Everything Flows

Millennium Gallery
- , 2017

Tickets: Free

Art inspired by movement from contemporary Sheffield artists. Our review...

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Everything Flows could quite easily be called “nothing flows”. Millennium Gallery’s latest exhibition is as much about movement as the lack of it. For every overflowing canvas of paint there are straight, static borders; and for every rushing droplet of water there is silence and stillness. It is a show of contrasts, uniting painting, photography, sculpture, video installation and drawing from nine Sheffield-based artists to explore the concept of “flow”.

The presentation opens with Joseph Cutts’ Trigger Happy Discipline, a two-screen video installation that captures the elegant kinetic motion of mechanical tools. The rotation of drill bits is surprisingly graceful and Cutts places the objects against a brightly coloured backdrop to give them a new artistic context. One shot includes a line-up of different drill bits in a range of colours on plinths, creating an exhibition within an exhibition.

Likewise, Ruth Levene studies physical movement in her Hidden Waters. She follows the flow of water as it falls from the sky, runs through streams, sits in a reservoir and rushes through the waste water system. Levene’s video piece is beautifully shot and captures the intersection between the natural movement of water and the man-made constructions that harness its power. In one scene, the artist lies still on dry, cracked land where there is an absence of water, reminding the viewer of the absolute necessity of the flow of water in life.

Flow also stops still in Remedy by Victoria Lucas, albeit in a more metaphorical way. In 2012, during the height of the financial crash in Greece, Lucas photographed empty billboards across the region, documenting the lack of financial flow. The decrepit, lifeless structures appear as monuments to a lost time when streams of money erected giant pillars to the worship of consumerism.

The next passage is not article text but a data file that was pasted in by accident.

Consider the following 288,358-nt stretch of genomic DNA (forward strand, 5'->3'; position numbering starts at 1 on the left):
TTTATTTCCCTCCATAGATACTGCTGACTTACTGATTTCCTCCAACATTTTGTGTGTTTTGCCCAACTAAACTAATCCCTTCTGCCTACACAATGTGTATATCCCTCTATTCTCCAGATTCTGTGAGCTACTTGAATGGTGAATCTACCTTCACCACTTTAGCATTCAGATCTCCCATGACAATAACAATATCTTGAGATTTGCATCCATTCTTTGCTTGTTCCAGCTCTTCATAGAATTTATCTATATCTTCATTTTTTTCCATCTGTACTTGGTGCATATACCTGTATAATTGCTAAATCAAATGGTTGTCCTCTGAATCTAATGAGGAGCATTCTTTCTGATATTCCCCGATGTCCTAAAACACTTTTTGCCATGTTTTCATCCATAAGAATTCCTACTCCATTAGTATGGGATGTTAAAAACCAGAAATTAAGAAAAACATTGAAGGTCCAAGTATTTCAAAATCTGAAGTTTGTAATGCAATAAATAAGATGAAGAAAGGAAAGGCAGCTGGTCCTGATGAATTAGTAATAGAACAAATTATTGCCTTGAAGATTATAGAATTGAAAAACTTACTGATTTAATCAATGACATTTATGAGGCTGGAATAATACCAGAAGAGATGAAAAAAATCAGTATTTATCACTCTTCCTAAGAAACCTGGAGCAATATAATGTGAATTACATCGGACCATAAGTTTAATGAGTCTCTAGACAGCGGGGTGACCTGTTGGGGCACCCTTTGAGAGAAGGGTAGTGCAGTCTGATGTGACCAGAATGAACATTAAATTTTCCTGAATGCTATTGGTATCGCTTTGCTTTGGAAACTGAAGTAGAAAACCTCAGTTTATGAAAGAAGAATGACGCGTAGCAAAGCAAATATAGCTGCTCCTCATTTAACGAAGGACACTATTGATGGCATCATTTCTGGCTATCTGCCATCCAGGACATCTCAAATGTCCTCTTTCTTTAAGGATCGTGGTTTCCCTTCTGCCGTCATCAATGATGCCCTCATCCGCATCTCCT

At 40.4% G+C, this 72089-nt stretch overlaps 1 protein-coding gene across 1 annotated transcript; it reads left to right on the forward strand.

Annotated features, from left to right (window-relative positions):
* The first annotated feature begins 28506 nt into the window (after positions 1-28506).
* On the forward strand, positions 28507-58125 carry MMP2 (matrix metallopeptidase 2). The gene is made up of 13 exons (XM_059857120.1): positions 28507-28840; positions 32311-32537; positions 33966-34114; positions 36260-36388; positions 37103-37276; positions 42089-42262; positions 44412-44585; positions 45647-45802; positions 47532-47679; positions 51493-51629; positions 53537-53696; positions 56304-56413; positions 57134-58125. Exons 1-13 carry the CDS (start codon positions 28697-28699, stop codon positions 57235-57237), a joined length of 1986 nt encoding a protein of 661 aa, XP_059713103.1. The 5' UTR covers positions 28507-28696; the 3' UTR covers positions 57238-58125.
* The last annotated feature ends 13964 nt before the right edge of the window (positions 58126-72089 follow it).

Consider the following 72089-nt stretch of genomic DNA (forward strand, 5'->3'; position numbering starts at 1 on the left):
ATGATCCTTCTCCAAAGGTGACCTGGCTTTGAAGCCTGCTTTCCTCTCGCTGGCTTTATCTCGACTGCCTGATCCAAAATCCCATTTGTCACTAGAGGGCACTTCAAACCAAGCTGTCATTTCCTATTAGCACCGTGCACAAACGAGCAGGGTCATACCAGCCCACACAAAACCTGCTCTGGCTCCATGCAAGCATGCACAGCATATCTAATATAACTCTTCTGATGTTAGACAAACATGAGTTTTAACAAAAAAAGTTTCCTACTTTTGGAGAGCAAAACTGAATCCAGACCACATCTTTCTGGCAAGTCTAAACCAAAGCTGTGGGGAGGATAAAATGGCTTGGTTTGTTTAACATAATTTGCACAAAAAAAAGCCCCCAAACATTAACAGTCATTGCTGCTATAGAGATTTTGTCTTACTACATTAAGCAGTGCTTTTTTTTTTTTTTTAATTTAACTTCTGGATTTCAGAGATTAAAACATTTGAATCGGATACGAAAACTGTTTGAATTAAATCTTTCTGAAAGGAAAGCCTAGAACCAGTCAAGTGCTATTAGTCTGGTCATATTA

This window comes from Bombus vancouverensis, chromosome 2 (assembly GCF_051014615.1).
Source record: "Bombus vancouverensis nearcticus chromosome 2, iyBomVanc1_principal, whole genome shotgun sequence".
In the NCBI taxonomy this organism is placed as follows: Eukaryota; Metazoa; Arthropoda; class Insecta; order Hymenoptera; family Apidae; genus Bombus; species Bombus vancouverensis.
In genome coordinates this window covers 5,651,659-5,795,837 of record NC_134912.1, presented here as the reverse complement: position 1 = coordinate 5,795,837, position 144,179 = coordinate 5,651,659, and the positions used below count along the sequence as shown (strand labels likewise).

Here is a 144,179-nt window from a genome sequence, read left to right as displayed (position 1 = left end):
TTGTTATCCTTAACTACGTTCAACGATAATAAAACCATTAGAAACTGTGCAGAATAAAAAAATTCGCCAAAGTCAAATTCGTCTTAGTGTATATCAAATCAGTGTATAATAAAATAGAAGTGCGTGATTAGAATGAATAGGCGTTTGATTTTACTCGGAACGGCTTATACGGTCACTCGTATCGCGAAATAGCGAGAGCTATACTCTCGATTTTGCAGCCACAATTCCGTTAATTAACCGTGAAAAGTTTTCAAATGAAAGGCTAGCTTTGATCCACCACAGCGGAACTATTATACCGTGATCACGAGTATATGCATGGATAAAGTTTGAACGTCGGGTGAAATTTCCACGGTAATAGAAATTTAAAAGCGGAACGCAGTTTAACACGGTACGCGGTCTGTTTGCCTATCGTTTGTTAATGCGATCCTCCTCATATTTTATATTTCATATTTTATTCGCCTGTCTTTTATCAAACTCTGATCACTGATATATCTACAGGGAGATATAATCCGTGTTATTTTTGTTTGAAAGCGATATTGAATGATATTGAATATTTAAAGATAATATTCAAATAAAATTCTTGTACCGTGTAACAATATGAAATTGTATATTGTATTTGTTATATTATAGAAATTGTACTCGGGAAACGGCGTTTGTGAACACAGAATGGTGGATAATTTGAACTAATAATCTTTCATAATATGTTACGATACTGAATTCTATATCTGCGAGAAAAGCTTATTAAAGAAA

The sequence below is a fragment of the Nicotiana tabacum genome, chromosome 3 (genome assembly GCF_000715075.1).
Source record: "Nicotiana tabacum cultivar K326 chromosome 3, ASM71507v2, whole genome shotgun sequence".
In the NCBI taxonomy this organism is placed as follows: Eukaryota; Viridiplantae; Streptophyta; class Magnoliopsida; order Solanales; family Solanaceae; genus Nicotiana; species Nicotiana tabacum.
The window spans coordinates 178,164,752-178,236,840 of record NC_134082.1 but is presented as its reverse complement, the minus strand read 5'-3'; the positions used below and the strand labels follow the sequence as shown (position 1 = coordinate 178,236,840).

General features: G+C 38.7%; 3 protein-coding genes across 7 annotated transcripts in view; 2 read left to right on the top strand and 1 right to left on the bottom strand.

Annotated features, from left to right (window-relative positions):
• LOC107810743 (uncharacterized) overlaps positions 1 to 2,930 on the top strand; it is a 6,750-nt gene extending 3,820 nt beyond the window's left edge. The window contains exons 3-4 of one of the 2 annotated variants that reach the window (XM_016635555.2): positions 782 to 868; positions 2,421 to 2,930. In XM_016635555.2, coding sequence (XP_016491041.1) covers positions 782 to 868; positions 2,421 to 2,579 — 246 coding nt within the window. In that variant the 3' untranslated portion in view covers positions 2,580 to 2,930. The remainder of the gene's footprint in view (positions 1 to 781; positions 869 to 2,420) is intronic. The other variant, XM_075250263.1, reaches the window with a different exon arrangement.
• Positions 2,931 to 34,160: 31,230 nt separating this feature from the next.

Not all the artists are interested in the flow/lack of flow in one thing however; Peter Martin looks at the interconnectivity between sound and visuals. Martin’s We See Ourselves, We See Each Other unites the chopped up audio from a Learn a Language in your Car cassette tape with a collage of found visuals. Single authoritative phrases play over random photographs. Most of the pairings make sense, like asking “where are you going?” over a picture of a sign, but occasionally the connection is a bit more random, forcing the viewer to construct their own conclusion on meaning.

There is also space in the exhibition for artists who utilise flow in the creation of their works. Paul Barlow’s bold paintings are created in a way that allows the paint to move across the canvas; he often restretches the canvas to let the paint move over the borders. Similarly Ryan Mosley’s fluorescent oil paintings blend together an array of striking colours with smudged edges. And Natalie Finnemore’s Untitled takes the form of a domestic blind and transforms it into a bench.

It turns out that “flow” is a pretty broad theme, but this allows for the representation of various artistic practices. Fundamentally Everything Flows does two things: it offers a snapshot into the way in which movement inspires art, and it highlights the important creative work going on in Sheffield right now.

Exhibition events:
Curator Tour: Everything Flows
Thursday 15 June, 1am, free

Annexinema: Everything Flows
Thursday 22 June, 7pm, £5
An evening of film and food off-site in the Abbeydale Picture House.

Artist Talk: Rose Butler and Ryan Mosley
Thursday 13 July, 1pm, free

Artist Talk: Ruth Levene and Ian Nesbit
Thursday 20 July, 1pm, free

Everything Flows: Prototype
Saturday 5 August, 8-10:30pm, free – book in advance
At Picture House Social, curated by Joseph Cutts and Ashley Holmes, with live music and moving image works contributed by national and international artists.

Artist Talk: Peter Martin and Victoria Lucas
Thursday 10 Aug, 1pm, free

Written by Hannah Clugston; July 4, 2017